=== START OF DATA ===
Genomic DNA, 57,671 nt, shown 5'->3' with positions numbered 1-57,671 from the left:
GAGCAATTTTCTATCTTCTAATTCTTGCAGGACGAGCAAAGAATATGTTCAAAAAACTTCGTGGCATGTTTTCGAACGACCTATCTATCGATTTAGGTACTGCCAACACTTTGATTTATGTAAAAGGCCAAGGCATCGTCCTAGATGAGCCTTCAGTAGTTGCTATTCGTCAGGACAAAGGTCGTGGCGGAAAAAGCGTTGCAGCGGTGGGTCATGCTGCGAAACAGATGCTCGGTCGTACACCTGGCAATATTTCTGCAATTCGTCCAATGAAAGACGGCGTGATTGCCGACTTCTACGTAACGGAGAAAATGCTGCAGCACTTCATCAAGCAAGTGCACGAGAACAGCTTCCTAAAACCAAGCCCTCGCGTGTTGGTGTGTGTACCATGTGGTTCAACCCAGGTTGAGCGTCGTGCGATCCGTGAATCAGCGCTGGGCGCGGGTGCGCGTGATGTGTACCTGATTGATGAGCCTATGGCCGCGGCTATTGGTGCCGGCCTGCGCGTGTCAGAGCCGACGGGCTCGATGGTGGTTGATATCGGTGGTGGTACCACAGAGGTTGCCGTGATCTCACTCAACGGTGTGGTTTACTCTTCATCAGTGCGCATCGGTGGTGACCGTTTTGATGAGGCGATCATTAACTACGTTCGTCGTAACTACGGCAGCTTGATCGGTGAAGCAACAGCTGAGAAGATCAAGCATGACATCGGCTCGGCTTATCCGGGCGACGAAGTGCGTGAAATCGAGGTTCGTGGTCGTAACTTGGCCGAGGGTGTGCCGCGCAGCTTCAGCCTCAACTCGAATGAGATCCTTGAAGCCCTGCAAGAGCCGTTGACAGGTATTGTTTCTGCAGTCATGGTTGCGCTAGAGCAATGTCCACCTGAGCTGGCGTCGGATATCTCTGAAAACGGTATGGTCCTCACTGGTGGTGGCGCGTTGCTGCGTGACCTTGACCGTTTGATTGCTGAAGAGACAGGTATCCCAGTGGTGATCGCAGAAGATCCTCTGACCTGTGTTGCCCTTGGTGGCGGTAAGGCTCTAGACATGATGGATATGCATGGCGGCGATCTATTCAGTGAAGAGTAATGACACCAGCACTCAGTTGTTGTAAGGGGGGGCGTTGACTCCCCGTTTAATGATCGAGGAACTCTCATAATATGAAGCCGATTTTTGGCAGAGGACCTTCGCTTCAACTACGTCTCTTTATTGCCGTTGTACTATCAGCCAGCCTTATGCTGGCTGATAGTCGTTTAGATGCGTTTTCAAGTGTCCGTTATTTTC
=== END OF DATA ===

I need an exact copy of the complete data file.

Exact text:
Genomic DNA, 57,671 nt, shown 5'->3' with positions numbered 1-57,671 from the left:
GAGCAATTTTCTATCTTCTAATTCTTGCAGGACGAGCAAAGAATATGTTCAAAAAACTTCGTGGCATGTTTTCGAACGACCTATCTATCGATTTAGGTACTGCCAACACTTTGATTTATGTAAAAGGCCAAGGCATCGTCCTAGATGAGCCTTCAGTAGTTGCTATTCGTCAGGACAAAGGTCGTGGCGGAAAAAGCGTTGCAGCGGTGGGTCATGCTGCGAAACAGATGCTCGGTCGTACACCTGGCAATATTTCTGCAATTCGTCCAATGAAAGACGGCGTGATTGCCGACTTCTACGTAACGGAGAAAATGCTGCAGCACTTCATCAAGCAAGTGCACGAGAACAGCTTCCTAAAACCAAGCCCTCGCGTGTTGGTGTGTGTACCATGTGGTTCAACCCAGGTTGAGCGTCGTGCGATCCGTGAATCAGCGCTGGGCGCGGGTGCGCGTGATGTGTACCTGATTGATGAGCCTATGGCCGCGGCTATTGGTGCCGGCCTGCGCGTGTCAGAGCCGACGGGCTCGATGGTGGTTGATATCGGTGGTGGTACCACAGAGGTTGCCGTGATCTCACTCAACGGTGTGGTTTACTCTTCATCAGTGCGCATCGGTGGTGACCGTTTTGATGAGGCGATCATTAACTACGTTCGTCGTAACTACGGCAGCTTGATCGGTGAAGCAACAGCTGAGAAGATCAAGCATGACATCGGCTCGGCTTATCCGGGCGACGAAGTGCGTGAAATCGAGGTTCGTGGTCGTAACTTGGCCGAGGGTGTGCCGCGCAGCTTCAGCCTCAACTCGAATGAGATCCTTGAAGCCCTGCAAGAGCCGTTGACAGGTATTGTTTCTGCAGTCATGGTTGCGCTAGAGCAATGTCCACCTGAGCTGGCGTCGGATATCTCTGAAAACGGTATGGTCCTCACTGGTGGTGGCGCGTTGCTGCGTGACCTTGACCGTTTGATTGCTGAAGAGACAGGTATCCCAGTGGTGATCGCAGAAGATCCTCTGACCTGTGTTGCCCTTGGTGGCGGTAAGGCTCTAGACATGATGGATATGCATGGCGGCGATCTATTCAGTGAAGAGTAATGACACCAGCACTCAGTTGTTGTAAGGGGGGGCGTTGACTCCCCGTTTAATGATCGAGGAACTCTCATAATATGAAGCCGATTTTTGGCAGAGGACCTTCGCTTCAACTACGTCTCTTTATTGCCGTTGTACTATCAGCCAGCCTTATGCTGGCTGATAGTCGTTTAGATGCGTTTTCAAGTGTCCGTTATTTTC